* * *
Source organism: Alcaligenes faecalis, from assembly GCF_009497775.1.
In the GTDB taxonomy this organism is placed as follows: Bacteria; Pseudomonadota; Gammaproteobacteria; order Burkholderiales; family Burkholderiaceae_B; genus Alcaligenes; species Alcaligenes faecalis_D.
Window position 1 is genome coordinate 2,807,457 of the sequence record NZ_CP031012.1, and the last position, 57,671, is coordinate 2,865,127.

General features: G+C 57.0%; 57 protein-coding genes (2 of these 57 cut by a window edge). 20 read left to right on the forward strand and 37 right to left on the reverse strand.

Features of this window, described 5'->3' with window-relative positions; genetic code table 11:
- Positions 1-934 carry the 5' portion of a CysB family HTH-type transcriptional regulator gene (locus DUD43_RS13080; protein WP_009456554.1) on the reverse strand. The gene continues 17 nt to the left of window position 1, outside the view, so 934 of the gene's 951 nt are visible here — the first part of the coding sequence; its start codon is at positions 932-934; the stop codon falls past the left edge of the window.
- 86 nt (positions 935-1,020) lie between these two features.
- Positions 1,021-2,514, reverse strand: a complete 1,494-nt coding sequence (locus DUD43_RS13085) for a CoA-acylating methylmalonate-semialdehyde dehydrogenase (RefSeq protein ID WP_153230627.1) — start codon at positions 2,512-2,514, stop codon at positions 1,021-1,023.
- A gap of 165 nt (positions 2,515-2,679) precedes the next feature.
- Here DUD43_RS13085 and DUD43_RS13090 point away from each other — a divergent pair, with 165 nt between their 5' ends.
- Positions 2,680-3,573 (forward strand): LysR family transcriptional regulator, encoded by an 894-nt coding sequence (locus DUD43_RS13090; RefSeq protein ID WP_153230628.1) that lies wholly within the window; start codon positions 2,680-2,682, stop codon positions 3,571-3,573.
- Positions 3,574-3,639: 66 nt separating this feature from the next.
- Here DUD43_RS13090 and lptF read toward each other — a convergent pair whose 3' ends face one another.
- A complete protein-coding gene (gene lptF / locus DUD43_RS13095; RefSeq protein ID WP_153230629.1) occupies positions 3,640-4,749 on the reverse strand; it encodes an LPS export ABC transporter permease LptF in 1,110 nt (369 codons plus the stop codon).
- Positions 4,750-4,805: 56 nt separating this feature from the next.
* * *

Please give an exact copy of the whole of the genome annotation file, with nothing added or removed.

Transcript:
Source organism: Alcaligenes faecalis, from assembly GCF_009497775.1.
In the GTDB taxonomy this organism is placed as follows: Bacteria; Pseudomonadota; Gammaproteobacteria; order Burkholderiales; family Burkholderiaceae_B; genus Alcaligenes; species Alcaligenes faecalis_D.
Window position 1 is genome coordinate 2,807,457 of the sequence record NZ_CP031012.1, and the last position, 57,671, is coordinate 2,865,127.

General features: G+C 57.0%; 57 protein-coding genes (2 of these 57 cut by a window edge). 20 read left to right on the forward strand and 37 right to left on the reverse strand.

Features of this window, described 5'->3' with window-relative positions; genetic code table 11:
- Positions 1-934 carry the 5' portion of a CysB family HTH-type transcriptional regulator gene (locus DUD43_RS13080; protein WP_009456554.1) on the reverse strand. The gene continues 17 nt to the left of window position 1, outside the view, so 934 of the gene's 951 nt are visible here — the first part of the coding sequence; its start codon is at positions 932-934; the stop codon falls past the left edge of the window.
- 86 nt (positions 935-1,020) lie between these two features.
- Positions 1,021-2,514, reverse strand: a complete 1,494-nt coding sequence (locus DUD43_RS13085) for a CoA-acylating methylmalonate-semialdehyde dehydrogenase (RefSeq protein ID WP_153230627.1) — start codon at positions 2,512-2,514, stop codon at positions 1,021-1,023.
- A gap of 165 nt (positions 2,515-2,679) precedes the next feature.
- Here DUD43_RS13085 and DUD43_RS13090 point away from each other — a divergent pair, with 165 nt between their 5' ends.
- Positions 2,680-3,573 (forward strand): LysR family transcriptional regulator, encoded by an 894-nt coding sequence (locus DUD43_RS13090; RefSeq protein ID WP_153230628.1) that lies wholly within the window; start codon positions 2,680-2,682, stop codon positions 3,571-3,573.
- Positions 3,574-3,639: 66 nt separating this feature from the next.
- Here DUD43_RS13090 and lptF read toward each other — a convergent pair whose 3' ends face one another.
- A complete protein-coding gene (gene lptF / locus DUD43_RS13095; RefSeq protein ID WP_153230629.1) occupies positions 3,640-4,749 on the reverse strand; it encodes an LPS export ABC transporter permease LptF in 1,110 nt (369 codons plus the stop codon).
- Positions 4,750-4,805: 56 nt separating this feature from the next.